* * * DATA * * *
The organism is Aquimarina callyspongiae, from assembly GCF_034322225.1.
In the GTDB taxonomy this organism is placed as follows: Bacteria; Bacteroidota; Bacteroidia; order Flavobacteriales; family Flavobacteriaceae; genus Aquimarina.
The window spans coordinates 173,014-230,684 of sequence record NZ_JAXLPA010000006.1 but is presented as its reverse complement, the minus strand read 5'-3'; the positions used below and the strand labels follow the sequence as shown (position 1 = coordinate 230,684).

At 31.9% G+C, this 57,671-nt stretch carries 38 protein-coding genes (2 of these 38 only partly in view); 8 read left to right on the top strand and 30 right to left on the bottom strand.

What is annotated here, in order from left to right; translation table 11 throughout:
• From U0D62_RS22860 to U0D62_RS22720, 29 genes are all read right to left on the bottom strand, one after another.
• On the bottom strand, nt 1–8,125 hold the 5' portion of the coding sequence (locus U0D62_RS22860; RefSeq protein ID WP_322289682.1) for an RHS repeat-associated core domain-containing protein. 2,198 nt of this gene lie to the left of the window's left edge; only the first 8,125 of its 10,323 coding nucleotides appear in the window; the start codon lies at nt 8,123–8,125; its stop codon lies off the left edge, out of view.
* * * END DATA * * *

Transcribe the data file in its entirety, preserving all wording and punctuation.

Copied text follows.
The organism is Aquimarina callyspongiae, from assembly GCF_034322225.1.
In the GTDB taxonomy this organism is placed as follows: Bacteria; Bacteroidota; Bacteroidia; order Flavobacteriales; family Flavobacteriaceae; genus Aquimarina.
The window spans coordinates 173,014-230,684 of sequence record NZ_JAXLPA010000006.1 but is presented as its reverse complement, the minus strand read 5'-3'; the positions used below and the strand labels follow the sequence as shown (position 1 = coordinate 230,684).

At 31.9% G+C, this 57,671-nt stretch carries 38 protein-coding genes (2 of these 38 only partly in view); 8 read left to right on the top strand and 30 right to left on the bottom strand.

What is annotated here, in order from left to right; translation table 11 throughout:
• From U0D62_RS22860 to U0D62_RS22720, 29 genes are all read right to left on the bottom strand, one after another.
• On the bottom strand, nt 1–8,125 hold the 5' portion of the coding sequence (locus U0D62_RS22860; RefSeq protein ID WP_322289682.1) for an RHS repeat-associated core domain-containing protein. 2,198 nt of this gene lie to the left of the window's left edge; only the first 8,125 of its 10,323 coding nucleotides appear in the window; the start codon lies at nt 8,123–8,125; its stop codon lies off the left edge, out of view.